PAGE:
Figure 4
figure 4

Equivalent circuit of MTM unit cell.

Figure 5
figure 5

Validation of equivalent circuit through S21 comparison.

Result analysis of the proposed MTM

This section comprises various property analyses of the proposed MTM along with electromagnetic field and current distribution studies. Moreover, array performance is also studied as cluster of MTM cells arranged in a regualar pattern is utilized in many applications. Furthermore, the obtained result in measurement is also conferred, and an analysis is made on the presented MTM in comparison with other recent works on the MTM.

Effective parameter analysis

The MTM property has been extracted by using CST post processing template that uses transmission (S21) and reflection coefficient (S11) coefficients to calculate permittivity, permeability and refractive index with the help of robust method where scattering parameters are concerned with by40:

$${\mathrm{where}, \; R}_{01}= 1/{z+1},$$
$${e}^{in{k}_{0}d}=X\pm i\sqrt{1-{X}^{2}},$$
$$\mathrm{Impedance},z=\pm \sqrt{\frac{{\left(1+{S}_{11}\right)}^{2}-{{S}_{21}}^{2}}{{\left(1-{S}_{11}\right)}^{2}-{{S}_{21}}^{2}}},$$
$$\mathrm{Refractive \; index},n=\frac{1}{{k}_{0}d}{\left\{\left[{\left[ln\left({e}^{in{k}_{0}d}\right)\right]}^{{^{\prime}}{^{\prime}}}+2m\pi \right]-i{\left[ln\left({e}^{in{k}_{0}d}\right)\right]}^{^{\prime}}\right\}}$$

where (.)′ is real part, (.)″ is the imaginary part, m is an integer associated to real part of refractive index. Two other effective parameter permeability and permittivity can be calculated by using the equations:

$$\mathrm{Permeability}, \mu =nz,$$
$$\mathrm{Permittivity}, \; \varepsilon =n/z.$$

By using Eqs. (7)–(9) the effective parameters are determined using post processing module in CST. The result obtained from the CST related to scattering parameters, permeability, permittivity and refractive index are depicted in Fig. 6a–d. As expressed in Fig. 6a, three resonances of transmission coefficient occur at 2.78 GHz, 7.7 GHz and 10.16 GHz, whereas S11 resonances occurred at 3.86 GHz and 8.85 GHz. It is witnessed that real component of the permittivity is negative within frequency ranges 2.78–3.75 GHz, 7.77–8.76 GHz and 10.17–12.74 GHz and obtained bandwidths are 0.97 GHz, 0.99 GHz and 12.57 GHz, respectively as expressed in Fig. 6b. Thus, comparatively wider bandwidth is obtained for negative values of permittivity for three different bands within S, C, X bands. The permeability plot depicted in Fig. 6c show near zero permeability with a magnitude less than 0.1 in the vicinity of 2.5–3.05 GHz, 7.27–8.3 GHz and 9.9–11.2 GHz which indicates wide bandwidth for near zero permeability. Minimum values of permeability are 0.04, 0.03 and 0.025 at 2.85 GHz, 7.94 GHz and 10.53 GHz, respectively. Additionally, as depicted in Fig. 6d, real component of the refractive index shows negative values within the negative permittivity frequency regions and near zero magnitudes is noticed in the vicinities of frequencies 2.82 GHz, 3.63 GHz, 7.84 GHz, 8.65 GHz, 10.25 GHz and 12.3 GHz. Thus, the proposed MTM reveals epsilon negative (ENG) behavior with both permeability and refractive index near zero, making it suitable for antenna applications for gain enhancement.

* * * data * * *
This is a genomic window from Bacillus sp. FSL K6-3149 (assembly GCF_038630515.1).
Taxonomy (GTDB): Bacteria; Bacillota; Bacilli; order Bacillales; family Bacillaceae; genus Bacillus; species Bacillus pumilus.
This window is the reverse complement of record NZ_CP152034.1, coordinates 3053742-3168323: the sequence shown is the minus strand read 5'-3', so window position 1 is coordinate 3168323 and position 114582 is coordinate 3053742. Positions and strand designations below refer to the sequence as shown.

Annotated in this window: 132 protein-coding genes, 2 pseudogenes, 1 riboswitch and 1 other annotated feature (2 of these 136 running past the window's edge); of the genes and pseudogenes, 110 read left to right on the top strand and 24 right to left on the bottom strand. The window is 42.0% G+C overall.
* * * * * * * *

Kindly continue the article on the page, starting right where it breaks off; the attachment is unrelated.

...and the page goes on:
Figure 6
figure 6

(a) Reflection and transmission coefficient plot (b) permittivity (c) permeability (d) refractive index.

Surface current, electric field and magnetic field analysis

The interaction of the electromagnetic wave with the metamaterial and its effects on resonances can be realized by analyzing various fields (electromagnetic) and current. Figure 7 shows the surface current spreading at 2.78 GHz and 10.16 GHz. In contrast, magnetic field and electric field distribution at these frequencies are presented in Figs. 8 and 9, respectively. The interrelation between various fields and currents can be explained with the help of Maxwell’s equations37. As shown in Fig. 7a, a strong surface current flows through the outermost ring at 2.78 GHz. The lower and upper halves of these ring currents form a circular current with the second ring though the current density in the second ring is low. The upper current loop forms circulating current in the anticlockwise direction, whereas the lower loop bears current in clockwise current. These currents induce a strong magnetic field surrounding the outer ring, as displayed in Fig. 8a. Likely, Fig. 9a shows the corresponding electric field distribution, indicating that a strong electric field exists at two vertical arms forming the electric dipoles triggering the resonance at 2.78 GHz. At this frequency, a strong magnetic field also exists at different portions of the middle ring and nearest portions of the middle and inner rings. At 10.16 GHz, the surface current is strong at the boundaries of the innermost ring, and lower and upper half current flows in the opposite directions, as shown in Fig. 7b. This surface current induces magnetic fields at the periphery of the innermost ring, as depicted in Fig. 8b. A strong electric field exists adjacent to the horizontal sides and gap coupling stips of the innermost ring (shown in Fig. 9b), indicating the contribution of the innermost ring for the resonance at 10.16 GHz.